Two years into her collegiate studies, she has already built two companies: Aleah Wares (a line of patient-friendly sweaters) and Stay Safely Away (wearable merchandise—from T-shirts to masks—that allows customers with immune issues to “stay distantly social” during the pandemic). She has worked on the latter company while in quarantine, ever since she evacuated from the New College campus in March.
“I had been noticing the lack of mask wearing and social distancing in Sarasota, and I just wanted to wear a sign around my neck that said, ‘Please, I don’t want to be on a ventilator’ to try to encourage people to have better behaviors,” Colón-Alfonso said. “So clothing became my wearable sign.”
Colón-Alfonso has small fiber neuropathy, Lyme disease and accompanying secondary illnesses. She received these diagnoses before the age of 18, and was in a wheelchair for much of her senior year in high school in New Jersey.
“I’m no stranger to infusions and long-term treatments. After being diagnosed with neuropathy, I was prescribed weekly immunoglobulin infusions (IVIG) to help heal my nerves,” she said. “The infusions have many side effects similar to chemotherapy, including severe temperature changes, fever, nausea and fatigue.”
Colón-Alfonso’s illnesses may be inconvenient (oftentimes it takes hours for her to get on her feet in the morning) but she doesn’t view them as hindrances. If anything, they make her more of a goal-setter and visionary, as they push her to raise public health awareness and promote social change.
“I don’t let my illnesses stop me from doing anything,” Colón-Alfonso said. “I think that being so sick for so long gives you an extra sort of motivation. It’s a very good distraction to have goals I know I can hit, even when my sickness acts up.”
Stay Safely Away is the manifestation of that. After four months of work (including website creation and social media marketing), requests for Colón-Alfonso’s self-designed products are already rolling in from across the globe. Her website officially launched on July 20, and Colón-Alfonso received 18 orders, including one from Ireland. She would love to eventually partner with New College to create a clothing line with joint branding (an NCF collection), she said.
“It’s surreal to see my ideas out there. It’s amazing,” Colón-Alfonso said. “Everyone I know is on social media platforms, sharing my ideas.”
And Colón-Alfonso’s ideas are numerous. As a student, she is pursuing a biopsychology/neuroscience area of concentration along with a focus on Theatre, Dance and Performance Studies (TDPS). She also holds a black belt in taekwondo and is president of the Aikido Club at New College.
For her 2018 Independent Study Project (ISP), Colón-Alfonso worked with Economics Professor Richard Coe, Ph.D. to draft a business plan for her sweater line. She invented the first independently-donned, infusion-friendly sweater, and even filed an application for a patent in August 2019. The sweaters address the issue of cold chills and hot flashes patients experience during intravenous therapies.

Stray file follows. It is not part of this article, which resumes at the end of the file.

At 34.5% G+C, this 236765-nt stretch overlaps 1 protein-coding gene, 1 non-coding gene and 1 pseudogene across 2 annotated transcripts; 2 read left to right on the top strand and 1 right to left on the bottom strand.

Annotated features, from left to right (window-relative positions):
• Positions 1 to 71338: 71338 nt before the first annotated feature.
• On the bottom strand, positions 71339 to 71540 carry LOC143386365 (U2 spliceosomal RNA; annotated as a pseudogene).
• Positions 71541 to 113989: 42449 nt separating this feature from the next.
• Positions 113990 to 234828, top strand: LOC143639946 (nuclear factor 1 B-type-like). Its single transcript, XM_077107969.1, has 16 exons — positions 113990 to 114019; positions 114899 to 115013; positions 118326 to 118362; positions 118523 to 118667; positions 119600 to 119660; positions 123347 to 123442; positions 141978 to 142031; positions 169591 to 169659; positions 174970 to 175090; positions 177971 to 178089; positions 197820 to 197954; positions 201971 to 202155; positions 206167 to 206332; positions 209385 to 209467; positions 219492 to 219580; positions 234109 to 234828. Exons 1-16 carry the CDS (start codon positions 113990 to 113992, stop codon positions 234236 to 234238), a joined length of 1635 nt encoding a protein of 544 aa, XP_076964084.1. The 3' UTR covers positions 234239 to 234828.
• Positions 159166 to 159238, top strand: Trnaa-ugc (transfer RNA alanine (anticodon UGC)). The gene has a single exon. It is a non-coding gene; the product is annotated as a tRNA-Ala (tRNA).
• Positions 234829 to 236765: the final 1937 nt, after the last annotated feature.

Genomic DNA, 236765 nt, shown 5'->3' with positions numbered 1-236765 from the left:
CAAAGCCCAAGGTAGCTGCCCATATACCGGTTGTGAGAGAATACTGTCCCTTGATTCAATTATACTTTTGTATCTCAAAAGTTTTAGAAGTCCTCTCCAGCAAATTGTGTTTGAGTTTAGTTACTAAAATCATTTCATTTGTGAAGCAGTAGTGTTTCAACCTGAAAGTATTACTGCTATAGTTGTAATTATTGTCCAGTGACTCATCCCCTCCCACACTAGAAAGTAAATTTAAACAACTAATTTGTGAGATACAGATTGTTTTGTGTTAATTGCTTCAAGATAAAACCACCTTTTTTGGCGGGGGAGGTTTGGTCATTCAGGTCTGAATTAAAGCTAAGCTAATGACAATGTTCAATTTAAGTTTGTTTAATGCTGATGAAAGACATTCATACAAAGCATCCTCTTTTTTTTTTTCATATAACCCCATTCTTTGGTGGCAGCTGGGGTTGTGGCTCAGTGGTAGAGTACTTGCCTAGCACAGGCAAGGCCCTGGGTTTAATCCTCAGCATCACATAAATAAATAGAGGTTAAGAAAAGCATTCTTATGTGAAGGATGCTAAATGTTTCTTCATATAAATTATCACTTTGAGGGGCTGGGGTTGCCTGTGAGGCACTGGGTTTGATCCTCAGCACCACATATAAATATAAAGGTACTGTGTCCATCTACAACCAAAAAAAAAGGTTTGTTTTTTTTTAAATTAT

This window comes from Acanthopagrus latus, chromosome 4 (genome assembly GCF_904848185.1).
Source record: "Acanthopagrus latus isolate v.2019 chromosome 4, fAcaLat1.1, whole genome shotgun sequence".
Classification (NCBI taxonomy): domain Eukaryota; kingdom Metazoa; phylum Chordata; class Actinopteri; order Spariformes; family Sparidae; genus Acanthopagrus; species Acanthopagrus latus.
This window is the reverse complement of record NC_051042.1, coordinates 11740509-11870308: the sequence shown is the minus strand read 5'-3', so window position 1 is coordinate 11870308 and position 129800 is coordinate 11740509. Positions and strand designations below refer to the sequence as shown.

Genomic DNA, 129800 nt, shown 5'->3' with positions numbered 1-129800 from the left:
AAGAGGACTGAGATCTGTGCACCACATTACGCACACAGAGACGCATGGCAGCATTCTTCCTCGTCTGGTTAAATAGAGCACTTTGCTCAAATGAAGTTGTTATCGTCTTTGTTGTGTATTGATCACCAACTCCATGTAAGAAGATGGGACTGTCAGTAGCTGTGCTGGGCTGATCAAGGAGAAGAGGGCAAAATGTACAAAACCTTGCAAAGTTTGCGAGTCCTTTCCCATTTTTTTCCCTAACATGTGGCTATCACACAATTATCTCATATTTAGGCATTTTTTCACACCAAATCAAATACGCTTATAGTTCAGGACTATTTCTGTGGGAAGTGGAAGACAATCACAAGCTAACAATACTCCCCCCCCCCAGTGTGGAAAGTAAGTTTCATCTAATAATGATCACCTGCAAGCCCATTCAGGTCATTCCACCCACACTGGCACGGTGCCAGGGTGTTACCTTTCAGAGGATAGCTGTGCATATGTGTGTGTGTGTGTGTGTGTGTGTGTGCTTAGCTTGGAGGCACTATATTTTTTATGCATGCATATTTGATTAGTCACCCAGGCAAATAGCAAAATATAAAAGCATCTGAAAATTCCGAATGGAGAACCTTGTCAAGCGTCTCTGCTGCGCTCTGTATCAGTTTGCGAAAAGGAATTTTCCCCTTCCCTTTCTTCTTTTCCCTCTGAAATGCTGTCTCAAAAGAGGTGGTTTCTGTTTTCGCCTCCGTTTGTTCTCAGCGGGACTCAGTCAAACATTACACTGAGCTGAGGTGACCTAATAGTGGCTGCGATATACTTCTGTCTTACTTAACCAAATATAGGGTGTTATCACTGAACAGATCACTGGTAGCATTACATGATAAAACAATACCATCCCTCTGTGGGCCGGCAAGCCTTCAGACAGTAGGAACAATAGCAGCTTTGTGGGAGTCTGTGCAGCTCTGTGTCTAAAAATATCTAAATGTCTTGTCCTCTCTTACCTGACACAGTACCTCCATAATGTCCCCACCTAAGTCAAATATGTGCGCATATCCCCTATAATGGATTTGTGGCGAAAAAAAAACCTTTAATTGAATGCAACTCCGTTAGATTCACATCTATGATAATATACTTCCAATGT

“During my first year of college, I was in the middle of an infusion and I started experiencing severe chills, followed by extreme hot flashes. During the severe chills, I was unable to wear sweaters of any kind due to tangled tubes. After researching infusion-friendly sweaters, I realized that there had yet to be a product designed to meet my needs,” Colón-Alfonso said. “I read books on how to run your own company, designed a prototype and applied for a patent (I should hear about approval very soon). As soon as I get the results back, I’ll hopefully be able to do brick-and-mortar or online store.”
In the meantime, Colón-Alfonso is busy with Stay Safely Away. She worked with Karsten Henckell, Ph.D., a professor of mathematics and computer science at New College, on Aleah Wares (and Henckell then connected her with entrepreneur/alum Lawrence Levine to help with both of her businesses).
Colón-Alfonso believes her inventiveness and drive is due, in part, to her lineage.
“My grandparents came to the United States from the Dominican Republic, and my grandfather owned supermarkets and hardware stores, and I just think my entire family are go-getters,” she said. “When I was 10, I was baking cakes for birthday parties and starting craft companies, and I think my curiosity translates well to invention. I’m pursuing medical school and would love to become a doctor. So, even if I pursue business too and start my own company, it will definitely be something in the medical field.”
Biology Professor Tiffany Doan, Ph.D. is cheering Colón-Alfonso on, both in the classroom and on the mat (Doan is the sensei for the Aikido Club).
“Despite having chronic illnesses, Aleah has persevered through all of her New College classes, often while in pain and unable to walk. She is passionate about Aikido, even though her body does not always cooperate with her desire to practice,” Doan said. “Just like she will not let any illness hold her back, she makes products to encourage people to live their best lives in safety and comfort. I’m very proud of the work she is doing.”
For more information on Stay Safely Away, visit staysafelyaway.com
Abby Weingarten is the senior editor in the Office of Communications & Marketing.